Posted 2 years 23 days ago ago by Jody Pendleton 0 Comments
by Jody Pendelton
Worship is the Chemotherapy for the Soul
Cancer. There is no more terrifying word to hear in a medical diagnosis. According to the website of the American Cancer Society, over eleven million people have invasive forms of cancer at a given time in the United States. I was one of those people just a few years ago, and the experience allowed me to compare the task of the medical oncologist treating my cancer to my career role as a worship leader and service planner.
When I was first diagnosed with Hodgkin’s Disease in 1999, I had a series of conversations with Dr. Robert W. Burns, a specialist in Hematology (diseases of the blood) and Oncology (cancer), about my treatments and prognosis. Our conversations are the basis of this article, and the inspiration behind the comparison of our respective fields.
Evaluation of a new cancer patient involves creating a treatment plan that best addresses the needs of the patient and yields the best results. Oncologists have an arsenal of treatments for multiple forms of cancer, and the treatment for Hodgkin’s Disease especially involves chemotherapy. Prior to the mid-1960s, Hodgkin’s lymphoma was treated chemically with a single drug with poor results and a high fatality rate. Following the discovery of multi-chemical treatment combinations, oncologists now have the option of combining drugs for greater results with less harsh side effects.
These treatments are often named acrostically for the medicines contained within the prescribed “cocktail.” Doctors could choose from MOPP, CHOPP, ABVD, FOLFIRI, ICE and dozens of other combinations. Dr. Burns selected ABVD for my treatment, which combined the drugs Adriamycin, Bleomycin, Vinblastine, and Dacarbazine. Some combinations are more effective on one form of cancer than another, but each combination has been found to be effective on at least one form of cancer.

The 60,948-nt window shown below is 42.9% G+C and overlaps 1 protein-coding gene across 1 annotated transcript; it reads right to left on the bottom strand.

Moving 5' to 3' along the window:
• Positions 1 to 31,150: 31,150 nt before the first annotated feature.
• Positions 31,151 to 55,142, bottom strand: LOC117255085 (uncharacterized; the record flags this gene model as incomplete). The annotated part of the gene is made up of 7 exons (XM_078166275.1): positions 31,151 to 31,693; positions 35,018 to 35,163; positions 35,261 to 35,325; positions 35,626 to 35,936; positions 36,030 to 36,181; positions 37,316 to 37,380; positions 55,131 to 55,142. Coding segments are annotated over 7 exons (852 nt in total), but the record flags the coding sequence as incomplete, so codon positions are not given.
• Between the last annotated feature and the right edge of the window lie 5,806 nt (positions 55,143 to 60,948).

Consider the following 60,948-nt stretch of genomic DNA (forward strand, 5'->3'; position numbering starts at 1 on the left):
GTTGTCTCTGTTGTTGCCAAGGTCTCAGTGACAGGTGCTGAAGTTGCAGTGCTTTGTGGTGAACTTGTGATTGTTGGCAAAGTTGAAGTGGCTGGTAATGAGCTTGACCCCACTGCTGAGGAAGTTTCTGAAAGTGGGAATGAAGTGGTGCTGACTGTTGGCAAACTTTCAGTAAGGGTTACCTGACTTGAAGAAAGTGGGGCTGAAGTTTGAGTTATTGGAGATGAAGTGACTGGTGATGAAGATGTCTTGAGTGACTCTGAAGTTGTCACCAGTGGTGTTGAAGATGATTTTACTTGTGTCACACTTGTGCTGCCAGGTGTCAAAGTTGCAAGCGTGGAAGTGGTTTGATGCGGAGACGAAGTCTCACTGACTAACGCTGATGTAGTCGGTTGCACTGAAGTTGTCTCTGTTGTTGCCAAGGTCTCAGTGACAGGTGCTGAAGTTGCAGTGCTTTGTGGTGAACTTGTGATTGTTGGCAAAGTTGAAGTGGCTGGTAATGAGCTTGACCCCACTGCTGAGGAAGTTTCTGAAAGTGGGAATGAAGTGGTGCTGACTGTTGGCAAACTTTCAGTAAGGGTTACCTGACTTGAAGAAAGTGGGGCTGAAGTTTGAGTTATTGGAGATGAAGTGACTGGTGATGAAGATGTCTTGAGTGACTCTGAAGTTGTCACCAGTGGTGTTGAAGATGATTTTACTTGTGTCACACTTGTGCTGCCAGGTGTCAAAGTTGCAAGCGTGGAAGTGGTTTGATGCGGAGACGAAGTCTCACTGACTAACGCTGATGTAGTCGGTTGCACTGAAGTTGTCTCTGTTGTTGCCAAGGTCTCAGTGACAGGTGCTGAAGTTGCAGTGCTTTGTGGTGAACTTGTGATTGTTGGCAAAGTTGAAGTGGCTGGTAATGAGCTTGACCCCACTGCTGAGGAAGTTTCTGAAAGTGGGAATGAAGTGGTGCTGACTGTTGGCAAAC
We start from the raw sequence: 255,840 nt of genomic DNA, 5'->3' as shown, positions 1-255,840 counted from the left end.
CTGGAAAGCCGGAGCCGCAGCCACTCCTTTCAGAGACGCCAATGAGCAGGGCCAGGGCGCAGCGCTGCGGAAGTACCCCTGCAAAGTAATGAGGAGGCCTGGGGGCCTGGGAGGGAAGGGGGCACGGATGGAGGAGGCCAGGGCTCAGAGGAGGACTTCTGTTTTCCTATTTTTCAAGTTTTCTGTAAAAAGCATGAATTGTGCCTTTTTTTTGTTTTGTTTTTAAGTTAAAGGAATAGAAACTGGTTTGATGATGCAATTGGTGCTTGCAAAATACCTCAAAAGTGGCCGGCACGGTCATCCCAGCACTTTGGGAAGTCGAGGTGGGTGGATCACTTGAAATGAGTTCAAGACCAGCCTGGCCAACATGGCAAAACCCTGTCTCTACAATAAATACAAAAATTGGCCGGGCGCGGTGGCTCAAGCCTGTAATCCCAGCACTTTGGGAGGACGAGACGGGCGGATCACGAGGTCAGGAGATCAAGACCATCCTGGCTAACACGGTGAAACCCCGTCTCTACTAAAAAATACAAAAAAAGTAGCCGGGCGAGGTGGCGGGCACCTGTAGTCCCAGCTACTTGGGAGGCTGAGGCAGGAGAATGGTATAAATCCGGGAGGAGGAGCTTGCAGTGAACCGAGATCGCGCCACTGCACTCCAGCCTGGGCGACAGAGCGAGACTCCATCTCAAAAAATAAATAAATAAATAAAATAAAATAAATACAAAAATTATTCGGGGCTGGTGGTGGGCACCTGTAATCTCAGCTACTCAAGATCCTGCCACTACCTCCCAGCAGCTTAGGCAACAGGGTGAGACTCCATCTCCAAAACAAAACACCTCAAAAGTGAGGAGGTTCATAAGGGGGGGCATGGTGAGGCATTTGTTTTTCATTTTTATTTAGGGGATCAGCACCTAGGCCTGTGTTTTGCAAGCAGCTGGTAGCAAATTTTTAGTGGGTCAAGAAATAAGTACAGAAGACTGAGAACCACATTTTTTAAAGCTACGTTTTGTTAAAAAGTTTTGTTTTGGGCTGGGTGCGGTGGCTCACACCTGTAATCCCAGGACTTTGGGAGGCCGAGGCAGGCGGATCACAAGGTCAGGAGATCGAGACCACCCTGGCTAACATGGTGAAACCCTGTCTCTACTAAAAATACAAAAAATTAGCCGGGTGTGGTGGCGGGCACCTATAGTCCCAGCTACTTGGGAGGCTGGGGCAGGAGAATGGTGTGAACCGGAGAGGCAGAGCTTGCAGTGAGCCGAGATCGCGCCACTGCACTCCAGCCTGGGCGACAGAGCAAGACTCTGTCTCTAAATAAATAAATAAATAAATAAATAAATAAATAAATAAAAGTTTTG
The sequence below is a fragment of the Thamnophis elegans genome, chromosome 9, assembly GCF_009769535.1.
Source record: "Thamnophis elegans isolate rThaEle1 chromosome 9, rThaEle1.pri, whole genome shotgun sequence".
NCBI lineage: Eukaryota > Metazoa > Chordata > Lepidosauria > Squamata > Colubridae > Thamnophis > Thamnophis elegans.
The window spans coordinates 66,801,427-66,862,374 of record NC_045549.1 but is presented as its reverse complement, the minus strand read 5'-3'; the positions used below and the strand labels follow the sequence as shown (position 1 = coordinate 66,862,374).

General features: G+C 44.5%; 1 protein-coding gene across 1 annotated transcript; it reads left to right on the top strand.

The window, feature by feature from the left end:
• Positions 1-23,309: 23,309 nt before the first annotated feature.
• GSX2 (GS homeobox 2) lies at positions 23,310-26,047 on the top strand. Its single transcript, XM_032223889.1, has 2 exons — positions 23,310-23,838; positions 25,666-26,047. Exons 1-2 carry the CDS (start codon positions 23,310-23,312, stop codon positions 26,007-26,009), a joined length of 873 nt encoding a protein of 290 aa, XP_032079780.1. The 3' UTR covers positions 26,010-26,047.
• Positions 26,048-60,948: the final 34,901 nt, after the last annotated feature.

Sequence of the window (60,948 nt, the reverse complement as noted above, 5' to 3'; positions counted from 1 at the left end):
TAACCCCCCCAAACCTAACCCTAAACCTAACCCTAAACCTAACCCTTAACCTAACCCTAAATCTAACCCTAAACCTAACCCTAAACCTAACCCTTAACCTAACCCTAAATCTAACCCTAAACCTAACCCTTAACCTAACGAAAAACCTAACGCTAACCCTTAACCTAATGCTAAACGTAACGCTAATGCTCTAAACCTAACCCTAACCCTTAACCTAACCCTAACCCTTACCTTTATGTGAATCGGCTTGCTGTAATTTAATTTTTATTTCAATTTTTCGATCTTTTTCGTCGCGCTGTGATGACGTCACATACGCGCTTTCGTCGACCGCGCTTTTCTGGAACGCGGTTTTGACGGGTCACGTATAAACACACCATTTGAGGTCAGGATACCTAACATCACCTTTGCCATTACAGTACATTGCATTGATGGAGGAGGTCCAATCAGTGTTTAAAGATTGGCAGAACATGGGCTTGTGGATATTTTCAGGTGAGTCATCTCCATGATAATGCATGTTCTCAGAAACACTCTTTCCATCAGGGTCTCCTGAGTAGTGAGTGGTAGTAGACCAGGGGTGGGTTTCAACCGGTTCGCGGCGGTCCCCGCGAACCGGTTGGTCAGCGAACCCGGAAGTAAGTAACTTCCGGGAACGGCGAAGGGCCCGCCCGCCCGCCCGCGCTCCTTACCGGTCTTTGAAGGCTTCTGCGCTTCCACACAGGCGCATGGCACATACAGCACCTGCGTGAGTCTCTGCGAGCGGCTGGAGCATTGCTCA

Chemotherapy is not without its risks, however. Sports Illustrated reported in 1999 that Lance Armstrong was treated for his testicular cancer without the drug bleomycin because of lung inflammation side effects, and without radiation because of a balance issue side effect. There are always risks in trying to accomplish something great, whether finding the right cancer treatment or assembling the perfect order for a worship service.
Worship is the chemotherapy for the soul. As such, the worship leader selects hymns, songs, readings, prayers and sermons in much the same way the oncologist selects the best drug combination to confront the cancer. Doctors claim that they “practice” medicine, because it is an art just as music, sculpture, poetry or drama. It is a gift; more discovery than technique, and realization over calculation. Our “practice” is finding the right choices and combinations to maximize our encounter with God in worship, for ourselves and our congregation.
We must ask ourselves questions in our planning thoughts such as “What does the congregation need to hear, or read, or sing?” and “How does this worship act create a line of linear thought to the next act?” as we choose an order for worship. However, these questions of function raise a larger philosophical question about our role in worship planning – what is acceptable to include in worship with the current paradigm shifts happening in service planning?
In the Free Church tradition, worship services are constructed mostly from scratch on a weekly basis. Each service may include similar items from the week before, but are perhaps organized differently, or led by other persons. It is the task of the worship leader to formulate the order these items, or worship acts, will follow. These are not always loose or casual requirements, or strict formalities that must be followed but are somewhere in between the two extremes. There is a certain customization that must take place in the service similar to what the oncologist orders as chemotherapy. I call worship “sin chemo” for that reason.
Just as the oncologist must eradicate the cancer from our bodies, our task as worship leaders is to eradicate the sin, lack of faith, and unbelief in our souls. We “treat” the congregation with the combinations of worship acts, such as prayer, scripture reading, sermons and congregational singing. These may be combined in multiple ways, and in multiple orders, but the desired result is the same; remove the “cancer” to draw us closer to God.